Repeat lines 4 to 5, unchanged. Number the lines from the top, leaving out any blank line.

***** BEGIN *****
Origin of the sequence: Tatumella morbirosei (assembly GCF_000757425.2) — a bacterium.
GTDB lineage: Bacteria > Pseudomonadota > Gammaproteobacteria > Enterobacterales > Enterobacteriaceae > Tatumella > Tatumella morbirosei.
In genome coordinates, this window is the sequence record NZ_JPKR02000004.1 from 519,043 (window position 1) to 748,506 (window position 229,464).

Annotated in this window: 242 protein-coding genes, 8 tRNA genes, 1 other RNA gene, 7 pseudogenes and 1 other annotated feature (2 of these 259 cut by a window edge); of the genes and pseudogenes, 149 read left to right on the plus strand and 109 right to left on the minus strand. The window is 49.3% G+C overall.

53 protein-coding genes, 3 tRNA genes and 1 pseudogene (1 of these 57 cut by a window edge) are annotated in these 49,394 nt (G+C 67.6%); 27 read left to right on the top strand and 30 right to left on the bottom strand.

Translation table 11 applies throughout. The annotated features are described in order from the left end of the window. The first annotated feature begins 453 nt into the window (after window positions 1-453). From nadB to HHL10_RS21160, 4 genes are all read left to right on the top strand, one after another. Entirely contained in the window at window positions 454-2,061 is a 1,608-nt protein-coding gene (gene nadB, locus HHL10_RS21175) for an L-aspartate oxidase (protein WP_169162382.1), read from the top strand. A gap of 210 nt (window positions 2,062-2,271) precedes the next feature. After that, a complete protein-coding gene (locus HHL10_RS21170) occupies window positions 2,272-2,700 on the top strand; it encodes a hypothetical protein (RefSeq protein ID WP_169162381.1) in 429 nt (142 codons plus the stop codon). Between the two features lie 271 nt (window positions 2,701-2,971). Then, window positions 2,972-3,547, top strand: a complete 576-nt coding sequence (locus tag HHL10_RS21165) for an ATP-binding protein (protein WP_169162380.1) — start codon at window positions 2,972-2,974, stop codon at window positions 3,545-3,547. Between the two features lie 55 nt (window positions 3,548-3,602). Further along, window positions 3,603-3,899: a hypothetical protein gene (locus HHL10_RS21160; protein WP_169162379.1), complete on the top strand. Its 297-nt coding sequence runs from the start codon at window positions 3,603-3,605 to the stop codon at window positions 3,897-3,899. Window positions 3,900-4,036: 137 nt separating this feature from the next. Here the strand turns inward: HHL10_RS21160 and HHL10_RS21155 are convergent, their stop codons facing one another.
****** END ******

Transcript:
Annotated in this window: 242 protein-coding genes, 8 tRNA genes, 1 other RNA gene, 7 pseudogenes and 1 other annotated feature (2 of these 259 cut by a window edge); of the genes and pseudogenes, 149 read left to right on the plus strand and 109 right to left on the minus strand. The window is 49.3% G+C overall.

53 protein-coding genes, 3 tRNA genes and 1 pseudogene (1 of these 57 cut by a window edge) are annotated in these 49,394 nt (G+C 67.6%); 27 read left to right on the top strand and 30 right to left on the bottom strand.